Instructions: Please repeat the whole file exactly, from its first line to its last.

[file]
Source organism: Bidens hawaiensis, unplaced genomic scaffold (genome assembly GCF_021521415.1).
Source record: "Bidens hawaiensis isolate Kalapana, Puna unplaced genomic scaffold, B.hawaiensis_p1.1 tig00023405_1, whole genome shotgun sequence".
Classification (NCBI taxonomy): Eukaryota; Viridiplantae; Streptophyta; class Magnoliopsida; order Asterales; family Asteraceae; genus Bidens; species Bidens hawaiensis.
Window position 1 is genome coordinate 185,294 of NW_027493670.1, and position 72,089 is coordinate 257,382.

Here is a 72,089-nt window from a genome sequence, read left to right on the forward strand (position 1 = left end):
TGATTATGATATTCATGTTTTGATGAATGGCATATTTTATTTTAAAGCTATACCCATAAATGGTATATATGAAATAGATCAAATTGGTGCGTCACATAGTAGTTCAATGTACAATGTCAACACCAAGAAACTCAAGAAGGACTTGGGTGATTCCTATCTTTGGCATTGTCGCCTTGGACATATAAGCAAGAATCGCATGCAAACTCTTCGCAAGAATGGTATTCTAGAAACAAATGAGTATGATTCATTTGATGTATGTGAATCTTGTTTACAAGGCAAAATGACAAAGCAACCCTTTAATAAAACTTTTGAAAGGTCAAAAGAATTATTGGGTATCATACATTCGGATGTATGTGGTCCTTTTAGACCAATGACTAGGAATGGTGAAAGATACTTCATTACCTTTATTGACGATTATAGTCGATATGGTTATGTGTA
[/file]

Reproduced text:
Source organism: Bidens hawaiensis, unplaced genomic scaffold (genome assembly GCF_021521415.1).
Source record: "Bidens hawaiensis isolate Kalapana, Puna unplaced genomic scaffold, B.hawaiensis_p1.1 tig00023405_1, whole genome shotgun sequence".
Classification (NCBI taxonomy): Eukaryota; Viridiplantae; Streptophyta; class Magnoliopsida; order Asterales; family Asteraceae; genus Bidens; species Bidens hawaiensis.
Window position 1 is genome coordinate 185,294 of NW_027493670.1, and position 72,089 is coordinate 257,382.

Here is a 72,089-nt window from a genome sequence, read left to right on the forward strand (position 1 = left end):
TGATTATGATATTCATGTTTTGATGAATGGCATATTTTATTTTAAAGCTATACCCATAAATGGTATATATGAAATAGATCAAATTGGTGCGTCACATAGTAGTTCAATGTACAATGTCAACACCAAGAAACTCAAGAAGGACTTGGGTGATTCCTATCTTTGGCATTGTCGCCTTGGACATATAAGCAAGAATCGCATGCAAACTCTTCGCAAGAATGGTATTCTAGAAACAAATGAGTATGATTCATTTGATGTATGTGAATCTTGTTTACAAGGCAAAATGACAAAGCAACCCTTTAATAAAACTTTTGAAAGGTCAAAAGAATTATTGGGTATCATACATTCGGATGTATGTGGTCCTTTTAGACCAATGACTAGGAATGGTGAAAGATACTTCATTACCTTTATTGACGATTATAGTCGATATGGTTATGTGTA